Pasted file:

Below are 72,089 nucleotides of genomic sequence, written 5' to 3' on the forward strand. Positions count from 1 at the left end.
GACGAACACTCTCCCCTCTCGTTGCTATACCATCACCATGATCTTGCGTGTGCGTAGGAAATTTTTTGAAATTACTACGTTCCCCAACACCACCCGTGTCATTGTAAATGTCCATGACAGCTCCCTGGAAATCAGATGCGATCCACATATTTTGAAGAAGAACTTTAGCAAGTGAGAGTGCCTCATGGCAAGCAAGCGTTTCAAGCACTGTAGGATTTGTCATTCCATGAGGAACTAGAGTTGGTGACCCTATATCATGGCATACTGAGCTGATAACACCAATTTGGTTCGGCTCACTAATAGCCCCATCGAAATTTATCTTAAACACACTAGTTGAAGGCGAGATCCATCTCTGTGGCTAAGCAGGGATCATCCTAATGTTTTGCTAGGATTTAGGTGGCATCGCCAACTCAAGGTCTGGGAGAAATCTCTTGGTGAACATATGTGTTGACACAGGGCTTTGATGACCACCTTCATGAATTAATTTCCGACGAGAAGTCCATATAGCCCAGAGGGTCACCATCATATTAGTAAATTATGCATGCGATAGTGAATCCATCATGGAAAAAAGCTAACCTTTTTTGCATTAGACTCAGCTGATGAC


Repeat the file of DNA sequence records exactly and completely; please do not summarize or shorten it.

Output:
Below are 72,089 nucleotides of genomic sequence, written 5' to 3' on the forward strand. Positions count from 1 at the left end.
GACGAACACTCTCCCCTCTCGTTGCTATACCATCACCATGATCTTGCGTGTGCGTAGGAAATTTTTTGAAATTACTACGTTCCCCAACACCACCCGTGTCATTGTAAATGTCCATGACAGCTCCCTGGAAATCAGATGCGATCCACATATTTTGAAGAAGAACTTTAGCAAGTGAGAGTGCCTCATGGCAAGCAAGCGTTTCAAGCACTGTAGGATTTGTCATTCCATGAGGAACTAGAGTTGGTGACCCTATATCATGGCATACTGAGCTGATAACACCAATTTGGTTCGGCTCACTAATAGCCCCATCGAAATTTATCTTAAACACACTAGTTGAAGGCGAGATCCATCTCTGTGGCTAAGCAGGGATCATCCTAATGTTTTGCTAGGATTTAGGTGGCATCGCCAACTCAAGGTCTGGGAGAAATCTCTTGGTGAACATATGTGTTGACACAGGGCTTTGATGACCACCTTCATGAATTAATTTCCGACGAGAAGTCCATATAGCCCAGAGGGTCACCATCATATTAGTAAATTATGCATGCGATAGTGAATCCATCATGGAAAAAAGCTAACCTTTTTTGCATTAGACTCAGCTGATGAC